This event is celebrated on third Monday in March, to celebrate the birthday of one of Mexico's most famous and revered heroes and the first president of the country, Benito Juarez. The day is marked with a public holiday along with political and social events, fireworks, contests, dancing, etc.
This festival takes place 46 days before the Easter Sunday (3rd day preceding Ash Wednesday). The carnival kicks off a five-day celebration before the Catholic lent. Beginning on the weekend before Lent, the carnival is celebrated with full enthusiasm accompanied with parades, floats and dancing in the streets.
Holy Week in Mexico is an important religious observance as well as important vacation period. It is preceded by several observances such as Lent and Carnival, as well as an observance of a day dedicated to the Virgin of the Sorrows, as well as a mass marking the abandonment of Jesus by the disciples. Holy Week proper begins on Palm Sunday, with the palms used on this day often woven into intricate designs. In many places processions, masses and other observances can happen all week, but are most common on Monday Thursday, Good Friday, Holy Saturday and Easter Sunday, with just about every community marking the crucifixion of Jesus in some way on Good Friday. Holy Saturday is marked by the Burning of Judas, especially in the center and south of the country, with Easter Sunday usually marked by a mass as well as the ringing of church bells.
Lent is celebrated with great fervor and energy in all parts of Mexico. This religious festival of 40 days starts from Ash Wednesday and ends on Easter. This is a period of temperance and self-restraint for the Christian community. Some Mexicans observe meatless Fridays, some of them eat seafood or some people give up eating sweets. The ‘empanadas de vigilia’ is the popular dish prepared during lent.
Independence Day (Dia de la Independencia )
September 16th is Mexico's most important and revered National Holiday. It is an official holiday that commemorates Mexico's Constitution. From the evening of September 15th, festivities begin in the city. At 11pm, the president of the Republic shouts the Cry (El Grito) of "Viva Mexico" from the balcony of the National Palace - an event televised and broadcast on radio to every nook and cranny of the nation, as Mexicans cry back with "Viva!" in a deeply traditional annual ritual. The Zocalo in Mexico City brims and buzzes with unabated excitement. Celebrations are particularly lively at the revolutionary Colonial centres, especially Queretaro and San Miguel de Allende - important and significant places before, during and after the war of Independence from Spain.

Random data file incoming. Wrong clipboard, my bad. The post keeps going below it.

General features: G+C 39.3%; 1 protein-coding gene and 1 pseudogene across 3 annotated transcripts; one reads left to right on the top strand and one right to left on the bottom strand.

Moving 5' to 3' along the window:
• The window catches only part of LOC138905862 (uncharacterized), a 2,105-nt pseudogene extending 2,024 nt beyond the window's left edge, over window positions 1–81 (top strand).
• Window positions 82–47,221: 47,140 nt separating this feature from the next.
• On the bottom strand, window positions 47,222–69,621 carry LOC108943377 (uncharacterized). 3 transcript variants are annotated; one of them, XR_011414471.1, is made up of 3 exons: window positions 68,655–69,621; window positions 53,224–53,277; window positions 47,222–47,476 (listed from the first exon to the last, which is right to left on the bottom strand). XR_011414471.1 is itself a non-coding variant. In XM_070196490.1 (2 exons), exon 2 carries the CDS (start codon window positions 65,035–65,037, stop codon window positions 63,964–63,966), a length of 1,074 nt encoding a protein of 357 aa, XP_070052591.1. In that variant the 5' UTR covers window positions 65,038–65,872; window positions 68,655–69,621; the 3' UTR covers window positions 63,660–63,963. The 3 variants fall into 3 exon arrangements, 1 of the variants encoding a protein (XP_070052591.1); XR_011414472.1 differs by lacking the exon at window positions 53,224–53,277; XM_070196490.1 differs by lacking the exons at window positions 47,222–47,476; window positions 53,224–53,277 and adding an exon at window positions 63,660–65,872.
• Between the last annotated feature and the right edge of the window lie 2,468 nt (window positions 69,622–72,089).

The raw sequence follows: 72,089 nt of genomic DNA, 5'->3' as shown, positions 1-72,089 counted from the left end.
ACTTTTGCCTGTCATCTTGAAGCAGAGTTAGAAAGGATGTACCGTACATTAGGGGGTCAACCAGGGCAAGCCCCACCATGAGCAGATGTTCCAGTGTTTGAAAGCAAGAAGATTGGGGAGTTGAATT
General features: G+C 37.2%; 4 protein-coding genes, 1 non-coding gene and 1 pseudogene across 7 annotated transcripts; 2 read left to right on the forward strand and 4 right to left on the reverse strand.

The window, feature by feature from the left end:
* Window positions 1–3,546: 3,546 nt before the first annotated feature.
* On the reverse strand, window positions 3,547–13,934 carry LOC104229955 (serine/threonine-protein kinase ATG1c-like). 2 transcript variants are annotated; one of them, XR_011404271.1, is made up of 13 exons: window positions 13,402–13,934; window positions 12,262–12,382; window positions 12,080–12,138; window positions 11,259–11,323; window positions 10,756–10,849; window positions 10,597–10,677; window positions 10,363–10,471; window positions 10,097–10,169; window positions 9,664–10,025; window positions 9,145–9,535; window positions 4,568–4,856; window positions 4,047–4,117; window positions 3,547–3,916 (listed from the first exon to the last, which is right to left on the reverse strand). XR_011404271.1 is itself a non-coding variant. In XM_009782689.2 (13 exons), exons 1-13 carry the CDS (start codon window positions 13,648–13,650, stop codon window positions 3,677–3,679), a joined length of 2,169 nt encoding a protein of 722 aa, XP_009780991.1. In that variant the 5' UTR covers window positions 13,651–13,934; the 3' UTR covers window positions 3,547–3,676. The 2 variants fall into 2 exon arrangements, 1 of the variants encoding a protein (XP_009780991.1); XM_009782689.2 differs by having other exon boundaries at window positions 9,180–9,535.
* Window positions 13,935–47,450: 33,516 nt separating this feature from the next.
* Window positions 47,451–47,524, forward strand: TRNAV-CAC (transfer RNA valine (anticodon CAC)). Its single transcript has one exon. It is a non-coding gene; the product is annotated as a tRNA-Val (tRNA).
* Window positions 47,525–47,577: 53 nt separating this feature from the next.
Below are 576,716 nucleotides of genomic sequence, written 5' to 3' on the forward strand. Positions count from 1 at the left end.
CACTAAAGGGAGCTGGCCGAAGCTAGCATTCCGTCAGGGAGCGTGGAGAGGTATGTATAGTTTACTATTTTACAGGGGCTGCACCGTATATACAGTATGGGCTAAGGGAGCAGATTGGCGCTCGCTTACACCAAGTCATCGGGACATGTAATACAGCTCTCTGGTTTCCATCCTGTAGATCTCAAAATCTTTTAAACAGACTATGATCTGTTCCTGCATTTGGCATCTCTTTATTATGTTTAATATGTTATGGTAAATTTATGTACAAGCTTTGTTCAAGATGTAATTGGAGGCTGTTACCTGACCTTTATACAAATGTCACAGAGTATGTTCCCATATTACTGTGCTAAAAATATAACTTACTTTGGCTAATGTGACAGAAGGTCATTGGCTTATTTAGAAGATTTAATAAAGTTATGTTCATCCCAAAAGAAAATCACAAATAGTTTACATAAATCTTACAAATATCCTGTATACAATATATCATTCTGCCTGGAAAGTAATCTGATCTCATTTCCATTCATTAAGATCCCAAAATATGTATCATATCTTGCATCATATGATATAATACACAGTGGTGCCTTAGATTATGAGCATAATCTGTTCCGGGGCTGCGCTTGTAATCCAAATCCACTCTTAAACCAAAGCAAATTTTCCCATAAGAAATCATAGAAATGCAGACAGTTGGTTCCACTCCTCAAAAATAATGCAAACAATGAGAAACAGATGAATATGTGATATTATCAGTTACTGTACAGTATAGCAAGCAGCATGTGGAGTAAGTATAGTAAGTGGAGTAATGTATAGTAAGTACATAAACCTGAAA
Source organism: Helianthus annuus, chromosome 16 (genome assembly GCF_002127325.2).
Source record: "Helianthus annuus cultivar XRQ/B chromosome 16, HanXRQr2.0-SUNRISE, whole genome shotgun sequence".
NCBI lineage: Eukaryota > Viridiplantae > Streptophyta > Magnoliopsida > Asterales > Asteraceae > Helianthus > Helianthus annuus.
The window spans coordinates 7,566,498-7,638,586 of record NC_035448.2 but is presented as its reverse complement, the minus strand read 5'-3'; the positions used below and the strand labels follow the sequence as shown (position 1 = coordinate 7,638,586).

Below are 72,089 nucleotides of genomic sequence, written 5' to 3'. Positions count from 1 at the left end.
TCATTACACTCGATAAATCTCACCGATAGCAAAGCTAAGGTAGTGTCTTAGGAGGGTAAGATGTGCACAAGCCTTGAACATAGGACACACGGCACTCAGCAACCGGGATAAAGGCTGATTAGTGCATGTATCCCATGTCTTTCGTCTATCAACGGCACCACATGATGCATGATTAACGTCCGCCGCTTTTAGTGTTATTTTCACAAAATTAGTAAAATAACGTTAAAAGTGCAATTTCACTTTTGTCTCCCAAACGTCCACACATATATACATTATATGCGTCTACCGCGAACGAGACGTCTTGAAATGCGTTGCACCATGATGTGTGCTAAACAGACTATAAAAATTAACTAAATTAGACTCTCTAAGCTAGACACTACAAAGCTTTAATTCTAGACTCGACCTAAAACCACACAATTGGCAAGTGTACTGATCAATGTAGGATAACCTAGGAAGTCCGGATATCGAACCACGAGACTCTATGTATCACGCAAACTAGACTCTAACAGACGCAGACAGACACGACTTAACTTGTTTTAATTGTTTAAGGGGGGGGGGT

Day of the Dead (Dia de los Muertos)
Day of the Dead (Spanish: Día de los Muertos) is a Mexican holiday celebrated throughout Mexico, in particular the Central and South regions, and by people of Mexican ancestry living in other places, especially the United States. It is acknowledged internationally in many other cultures. The multi-day holiday focuses on gatherings of family and friends to pray for and remember friends and family members who have died, and help support their spiritual journey. In Mexico city, Dia de los Muertos is a public holiday. It is celebrated October 31, November 1 and November 2 to coincide with the Western Christian residuum of All hallow tide: All Saints' Eve, All Saints' Day, and All Souls' Day. Traditions connected with the holiday include building private altars called ofrendas, honoring the deceased using sugar skulls, marigolds, and the favorite foods and beverages of the departed, and visiting graves with these as gifts. Visitors also leave possessions of the deceased at the graves.
Dia de la Revolucion (Day of the Revolution)
This is a major national holiday, which commemorates the end of the revolution in 1910 after the defeat of Dictator José de la Cruz Porfirio Díaz Mori, after ruling for 35 years. The day is celebrated on the third Monday in November, and is marked with social events, and the festive parties are as loud and significant like the Independence Day celebrations.
Our Lady of Guadalupe (Di de Nuestra Senora de Guadalupe)
Not a public holiday, but it is probably Mexico's biggest religious festivals celebrated on 12th December. The people of Mexico celebrate this day with a mass ceremony and a traditional fair in honor of the Lady Guadalupe. The day is packed with free concerts on the Basilica de Guadalupe's plaza.